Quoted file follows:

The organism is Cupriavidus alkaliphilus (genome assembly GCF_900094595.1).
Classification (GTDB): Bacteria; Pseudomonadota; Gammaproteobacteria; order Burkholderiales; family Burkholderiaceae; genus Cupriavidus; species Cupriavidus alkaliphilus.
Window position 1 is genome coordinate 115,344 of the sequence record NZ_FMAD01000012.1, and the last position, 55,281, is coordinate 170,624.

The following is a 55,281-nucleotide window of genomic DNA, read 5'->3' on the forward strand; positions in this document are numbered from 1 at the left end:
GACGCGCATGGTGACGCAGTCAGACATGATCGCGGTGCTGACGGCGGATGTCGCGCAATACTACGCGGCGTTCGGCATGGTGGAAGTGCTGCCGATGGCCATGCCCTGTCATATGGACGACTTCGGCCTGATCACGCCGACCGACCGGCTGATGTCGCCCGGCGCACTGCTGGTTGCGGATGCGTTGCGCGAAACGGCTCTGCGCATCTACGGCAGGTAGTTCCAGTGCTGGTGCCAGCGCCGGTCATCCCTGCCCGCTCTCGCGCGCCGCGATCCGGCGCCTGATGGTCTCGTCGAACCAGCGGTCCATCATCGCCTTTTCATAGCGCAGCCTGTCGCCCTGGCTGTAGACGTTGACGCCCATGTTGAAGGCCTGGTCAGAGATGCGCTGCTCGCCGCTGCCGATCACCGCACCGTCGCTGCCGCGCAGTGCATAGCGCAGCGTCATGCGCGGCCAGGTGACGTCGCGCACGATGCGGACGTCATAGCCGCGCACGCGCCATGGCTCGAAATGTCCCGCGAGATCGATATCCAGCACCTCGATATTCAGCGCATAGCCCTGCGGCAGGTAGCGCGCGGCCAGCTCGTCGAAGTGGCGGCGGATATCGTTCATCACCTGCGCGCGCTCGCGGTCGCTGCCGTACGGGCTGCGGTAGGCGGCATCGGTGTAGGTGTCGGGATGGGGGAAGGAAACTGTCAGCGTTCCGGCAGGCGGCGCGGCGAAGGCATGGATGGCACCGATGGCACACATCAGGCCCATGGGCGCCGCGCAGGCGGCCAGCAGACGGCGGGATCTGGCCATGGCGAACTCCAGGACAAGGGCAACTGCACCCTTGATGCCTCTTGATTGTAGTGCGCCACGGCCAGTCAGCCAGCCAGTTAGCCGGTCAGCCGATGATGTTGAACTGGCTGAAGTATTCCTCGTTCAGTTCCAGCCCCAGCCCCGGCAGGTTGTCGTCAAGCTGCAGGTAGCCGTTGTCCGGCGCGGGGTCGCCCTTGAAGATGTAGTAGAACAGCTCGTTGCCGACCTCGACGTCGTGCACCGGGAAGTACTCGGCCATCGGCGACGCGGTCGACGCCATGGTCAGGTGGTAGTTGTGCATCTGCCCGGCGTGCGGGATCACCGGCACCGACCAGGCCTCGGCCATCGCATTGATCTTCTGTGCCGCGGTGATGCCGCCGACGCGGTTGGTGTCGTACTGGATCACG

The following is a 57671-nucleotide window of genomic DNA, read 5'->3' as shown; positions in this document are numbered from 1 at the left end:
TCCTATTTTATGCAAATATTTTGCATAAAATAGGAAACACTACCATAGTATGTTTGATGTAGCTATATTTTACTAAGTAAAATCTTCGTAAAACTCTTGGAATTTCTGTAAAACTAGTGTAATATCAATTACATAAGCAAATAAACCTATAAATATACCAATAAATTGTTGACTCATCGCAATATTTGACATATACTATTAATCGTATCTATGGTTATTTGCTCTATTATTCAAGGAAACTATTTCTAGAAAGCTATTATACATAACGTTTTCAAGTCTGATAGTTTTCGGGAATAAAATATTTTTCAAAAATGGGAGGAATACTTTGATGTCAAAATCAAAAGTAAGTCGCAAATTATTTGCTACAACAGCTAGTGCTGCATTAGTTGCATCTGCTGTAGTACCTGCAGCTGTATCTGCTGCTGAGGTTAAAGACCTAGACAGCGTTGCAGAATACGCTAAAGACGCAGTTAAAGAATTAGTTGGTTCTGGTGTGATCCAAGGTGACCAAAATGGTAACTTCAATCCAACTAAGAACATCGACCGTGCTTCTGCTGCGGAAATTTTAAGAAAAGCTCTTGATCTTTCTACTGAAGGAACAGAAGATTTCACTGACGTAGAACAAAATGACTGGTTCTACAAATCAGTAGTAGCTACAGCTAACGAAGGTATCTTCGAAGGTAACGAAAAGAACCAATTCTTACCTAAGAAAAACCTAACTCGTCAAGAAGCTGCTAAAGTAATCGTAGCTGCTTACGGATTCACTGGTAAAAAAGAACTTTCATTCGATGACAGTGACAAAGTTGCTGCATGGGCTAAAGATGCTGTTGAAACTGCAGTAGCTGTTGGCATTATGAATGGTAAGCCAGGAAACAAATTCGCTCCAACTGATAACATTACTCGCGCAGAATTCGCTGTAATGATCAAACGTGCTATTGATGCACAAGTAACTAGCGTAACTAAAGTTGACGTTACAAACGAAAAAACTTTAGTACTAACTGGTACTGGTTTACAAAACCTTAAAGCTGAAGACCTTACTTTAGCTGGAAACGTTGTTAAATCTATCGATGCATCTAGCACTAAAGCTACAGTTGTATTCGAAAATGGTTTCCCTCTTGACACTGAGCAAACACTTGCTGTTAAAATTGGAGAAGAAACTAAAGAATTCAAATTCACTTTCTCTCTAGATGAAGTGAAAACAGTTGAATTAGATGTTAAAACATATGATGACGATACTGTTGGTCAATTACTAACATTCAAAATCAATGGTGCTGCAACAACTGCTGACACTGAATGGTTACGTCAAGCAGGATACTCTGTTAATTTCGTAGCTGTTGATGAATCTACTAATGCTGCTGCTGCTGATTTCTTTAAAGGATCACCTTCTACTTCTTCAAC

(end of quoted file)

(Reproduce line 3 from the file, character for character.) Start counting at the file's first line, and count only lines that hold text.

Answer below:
Window position 1 is genome coordinate 115,344 of the sequence record NZ_FMAD01000012.1, and the last position, 55,281, is coordinate 170,624.